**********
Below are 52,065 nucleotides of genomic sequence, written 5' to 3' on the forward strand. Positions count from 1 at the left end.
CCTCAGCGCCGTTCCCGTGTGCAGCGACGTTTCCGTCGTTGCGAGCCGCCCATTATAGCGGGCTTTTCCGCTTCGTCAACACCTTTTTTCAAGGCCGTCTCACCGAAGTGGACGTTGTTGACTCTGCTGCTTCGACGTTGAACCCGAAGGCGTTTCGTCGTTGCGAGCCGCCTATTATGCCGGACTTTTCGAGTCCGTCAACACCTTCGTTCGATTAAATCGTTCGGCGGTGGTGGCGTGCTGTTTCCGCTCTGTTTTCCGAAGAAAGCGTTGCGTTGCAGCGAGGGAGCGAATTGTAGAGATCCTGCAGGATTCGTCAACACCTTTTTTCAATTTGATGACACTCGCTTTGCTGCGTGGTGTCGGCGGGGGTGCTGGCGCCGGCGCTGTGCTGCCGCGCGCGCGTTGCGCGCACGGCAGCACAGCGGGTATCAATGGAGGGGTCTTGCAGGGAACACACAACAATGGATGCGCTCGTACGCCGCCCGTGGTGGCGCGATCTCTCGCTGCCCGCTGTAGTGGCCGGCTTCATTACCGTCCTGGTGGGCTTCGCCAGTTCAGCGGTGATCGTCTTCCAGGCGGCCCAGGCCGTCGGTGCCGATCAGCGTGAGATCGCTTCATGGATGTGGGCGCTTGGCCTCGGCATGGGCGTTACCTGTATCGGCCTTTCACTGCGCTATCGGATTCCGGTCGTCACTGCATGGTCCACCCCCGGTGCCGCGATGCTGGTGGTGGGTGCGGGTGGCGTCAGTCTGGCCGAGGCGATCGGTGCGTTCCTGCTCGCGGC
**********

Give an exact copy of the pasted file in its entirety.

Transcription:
Below are 52,065 nucleotides of genomic sequence, written 5' to 3' on the forward strand. Positions count from 1 at the left end.
CCTCAGCGCCGTTCCCGTGTGCAGCGACGTTTCCGTCGTTGCGAGCCGCCCATTATAGCGGGCTTTTCCGCTTCGTCAACACCTTTTTTCAAGGCCGTCTCACCGAAGTGGACGTTGTTGACTCTGCTGCTTCGACGTTGAACCCGAAGGCGTTTCGTCGTTGCGAGCCGCCTATTATGCCGGACTTTTCGAGTCCGTCAACACCTTCGTTCGATTAAATCGTTCGGCGGTGGTGGCGTGCTGTTTCCGCTCTGTTTTCCGAAGAAAGCGTTGCGTTGCAGCGAGGGAGCGAATTGTAGAGATCCTGCAGGATTCGTCAACACCTTTTTTCAATTTGATGACACTCGCTTTGCTGCGTGGTGTCGGCGGGGGTGCTGGCGCCGGCGCTGTGCTGCCGCGCGCGCGTTGCGCGCACGGCAGCACAGCGGGTATCAATGGAGGGGTCTTGCAGGGAACACACAACAATGGATGCGCTCGTACGCCGCCCGTGGTGGCGCGATCTCTCGCTGCCCGCTGTAGTGGCCGGCTTCATTACCGTCCTGGTGGGCTTCGCCAGTTCAGCGGTGATCGTCTTCCAGGCGGCCCAGGCCGTCGGTGCCGATCAGCGTGAGATCGCTTCATGGATGTGGGCGCTTGGCCTCGGCATGGGCGTTACCTGTATCGGCCTTTCACTGCGCTATCGGATTCCGGTCGTCACTGCATGGTCCACCCCCGGTGCCGCGATGCTGGTGGTGGGTGCGGGTGGCGTCAGTCTGGCCGAGGCGATCGGTGCGTTCCTGCTCGCGGC